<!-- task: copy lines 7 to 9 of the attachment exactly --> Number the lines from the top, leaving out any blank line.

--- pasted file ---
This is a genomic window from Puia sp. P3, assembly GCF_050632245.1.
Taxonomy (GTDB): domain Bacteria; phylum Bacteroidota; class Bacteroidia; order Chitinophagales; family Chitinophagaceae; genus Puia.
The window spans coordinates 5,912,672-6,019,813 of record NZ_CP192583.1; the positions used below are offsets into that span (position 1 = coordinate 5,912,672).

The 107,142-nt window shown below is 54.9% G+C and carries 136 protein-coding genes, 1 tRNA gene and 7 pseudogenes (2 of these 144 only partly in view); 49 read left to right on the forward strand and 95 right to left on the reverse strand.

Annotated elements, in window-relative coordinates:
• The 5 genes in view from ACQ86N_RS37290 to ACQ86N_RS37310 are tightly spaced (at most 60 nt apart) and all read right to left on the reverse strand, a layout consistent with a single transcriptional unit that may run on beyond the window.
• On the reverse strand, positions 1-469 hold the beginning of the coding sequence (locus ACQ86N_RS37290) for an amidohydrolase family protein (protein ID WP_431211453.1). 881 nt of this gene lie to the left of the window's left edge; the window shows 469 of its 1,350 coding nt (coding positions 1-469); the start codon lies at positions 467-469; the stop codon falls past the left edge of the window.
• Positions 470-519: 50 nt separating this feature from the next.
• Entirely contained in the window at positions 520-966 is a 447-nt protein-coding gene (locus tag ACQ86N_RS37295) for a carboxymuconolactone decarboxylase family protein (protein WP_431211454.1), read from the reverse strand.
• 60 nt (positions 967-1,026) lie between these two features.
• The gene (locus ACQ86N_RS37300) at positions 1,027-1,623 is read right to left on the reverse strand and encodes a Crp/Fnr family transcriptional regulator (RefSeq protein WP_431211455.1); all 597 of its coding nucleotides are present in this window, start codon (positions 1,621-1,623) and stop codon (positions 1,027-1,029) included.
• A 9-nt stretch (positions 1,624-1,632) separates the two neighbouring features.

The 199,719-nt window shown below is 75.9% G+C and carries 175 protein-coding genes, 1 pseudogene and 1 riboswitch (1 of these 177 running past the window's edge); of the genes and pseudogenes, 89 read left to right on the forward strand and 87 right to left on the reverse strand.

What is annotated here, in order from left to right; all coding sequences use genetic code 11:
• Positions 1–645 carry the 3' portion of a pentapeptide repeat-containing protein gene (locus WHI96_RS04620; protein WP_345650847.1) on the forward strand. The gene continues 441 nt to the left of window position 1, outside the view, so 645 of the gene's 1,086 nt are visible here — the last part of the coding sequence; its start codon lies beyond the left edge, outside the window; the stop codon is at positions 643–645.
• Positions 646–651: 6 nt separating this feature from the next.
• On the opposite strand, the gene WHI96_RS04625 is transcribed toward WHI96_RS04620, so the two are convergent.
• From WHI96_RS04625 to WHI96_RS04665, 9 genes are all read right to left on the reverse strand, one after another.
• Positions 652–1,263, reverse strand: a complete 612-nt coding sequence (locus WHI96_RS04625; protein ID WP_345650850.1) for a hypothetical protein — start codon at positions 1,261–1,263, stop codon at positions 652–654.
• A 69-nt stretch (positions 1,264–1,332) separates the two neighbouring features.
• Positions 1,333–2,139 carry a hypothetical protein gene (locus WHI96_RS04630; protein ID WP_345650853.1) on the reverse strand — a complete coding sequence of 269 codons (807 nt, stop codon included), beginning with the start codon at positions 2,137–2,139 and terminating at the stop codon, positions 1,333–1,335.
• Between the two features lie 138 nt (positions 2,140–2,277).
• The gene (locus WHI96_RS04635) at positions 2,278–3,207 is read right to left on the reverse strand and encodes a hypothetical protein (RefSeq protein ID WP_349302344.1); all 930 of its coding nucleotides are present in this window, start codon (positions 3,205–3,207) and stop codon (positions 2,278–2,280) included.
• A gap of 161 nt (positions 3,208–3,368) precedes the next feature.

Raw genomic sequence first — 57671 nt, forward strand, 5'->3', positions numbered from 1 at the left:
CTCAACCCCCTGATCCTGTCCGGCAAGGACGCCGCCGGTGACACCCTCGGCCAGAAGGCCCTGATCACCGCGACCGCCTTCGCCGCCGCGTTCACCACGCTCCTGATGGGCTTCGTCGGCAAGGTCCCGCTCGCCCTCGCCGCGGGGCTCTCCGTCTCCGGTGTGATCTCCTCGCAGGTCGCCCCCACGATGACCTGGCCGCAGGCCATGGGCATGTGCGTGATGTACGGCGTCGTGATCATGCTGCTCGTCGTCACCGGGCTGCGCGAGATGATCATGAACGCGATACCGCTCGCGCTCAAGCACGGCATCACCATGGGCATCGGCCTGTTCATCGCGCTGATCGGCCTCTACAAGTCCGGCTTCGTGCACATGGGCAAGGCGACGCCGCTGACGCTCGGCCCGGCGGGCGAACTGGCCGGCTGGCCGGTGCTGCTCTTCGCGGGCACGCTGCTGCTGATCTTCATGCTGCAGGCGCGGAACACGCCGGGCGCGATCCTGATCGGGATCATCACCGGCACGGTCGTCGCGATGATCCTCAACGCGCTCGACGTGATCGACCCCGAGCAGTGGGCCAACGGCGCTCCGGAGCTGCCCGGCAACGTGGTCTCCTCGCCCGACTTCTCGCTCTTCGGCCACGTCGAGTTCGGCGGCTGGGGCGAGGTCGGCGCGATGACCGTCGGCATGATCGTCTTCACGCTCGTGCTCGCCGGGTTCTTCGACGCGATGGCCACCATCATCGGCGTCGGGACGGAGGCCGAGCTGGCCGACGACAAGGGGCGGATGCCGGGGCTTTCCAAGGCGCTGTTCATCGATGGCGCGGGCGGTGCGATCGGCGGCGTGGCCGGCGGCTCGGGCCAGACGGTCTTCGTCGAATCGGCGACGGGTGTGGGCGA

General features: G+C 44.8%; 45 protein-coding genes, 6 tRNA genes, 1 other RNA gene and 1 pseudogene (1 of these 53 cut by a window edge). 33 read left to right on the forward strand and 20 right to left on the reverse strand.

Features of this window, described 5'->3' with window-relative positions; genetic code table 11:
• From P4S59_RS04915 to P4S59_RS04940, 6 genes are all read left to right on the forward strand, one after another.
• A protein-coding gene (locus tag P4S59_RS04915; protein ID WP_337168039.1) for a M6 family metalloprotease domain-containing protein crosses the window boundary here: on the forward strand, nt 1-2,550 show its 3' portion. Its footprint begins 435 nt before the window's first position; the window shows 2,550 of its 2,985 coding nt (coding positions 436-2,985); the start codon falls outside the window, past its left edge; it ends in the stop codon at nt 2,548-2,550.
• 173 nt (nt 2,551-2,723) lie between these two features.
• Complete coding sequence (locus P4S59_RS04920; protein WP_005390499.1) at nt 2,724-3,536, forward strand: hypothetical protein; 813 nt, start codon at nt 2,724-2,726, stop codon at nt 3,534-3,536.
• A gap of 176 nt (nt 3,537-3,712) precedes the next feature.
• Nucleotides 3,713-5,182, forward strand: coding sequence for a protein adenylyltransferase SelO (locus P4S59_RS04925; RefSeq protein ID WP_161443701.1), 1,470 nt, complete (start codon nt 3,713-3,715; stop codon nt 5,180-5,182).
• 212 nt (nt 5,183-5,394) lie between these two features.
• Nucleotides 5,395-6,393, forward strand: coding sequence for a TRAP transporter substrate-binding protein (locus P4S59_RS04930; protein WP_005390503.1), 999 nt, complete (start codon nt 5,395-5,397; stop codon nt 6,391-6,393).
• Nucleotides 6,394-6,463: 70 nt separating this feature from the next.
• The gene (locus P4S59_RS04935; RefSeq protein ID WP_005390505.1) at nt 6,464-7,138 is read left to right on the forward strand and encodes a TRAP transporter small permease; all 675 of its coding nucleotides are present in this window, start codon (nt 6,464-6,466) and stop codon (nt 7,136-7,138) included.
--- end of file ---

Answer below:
• On the reverse strand, positions 1-469 hold the beginning of the coding sequence (locus ACQ86N_RS37290) for an amidohydrolase family protein (protein ID WP_431211453.1). 881 nt of this gene lie to the left of the window's left edge; the window shows 469 of its 1,350 coding nt (coding positions 1-469); the start codon lies at positions 467-469; the stop codon falls past the left edge of the window.
• Positions 470-519: 50 nt separating this feature from the next.
• Entirely contained in the window at positions 520-966 is a 447-nt protein-coding gene (locus tag ACQ86N_RS37295) for a carboxymuconolactone decarboxylase family protein (protein WP_431211454.1), read from the reverse strand.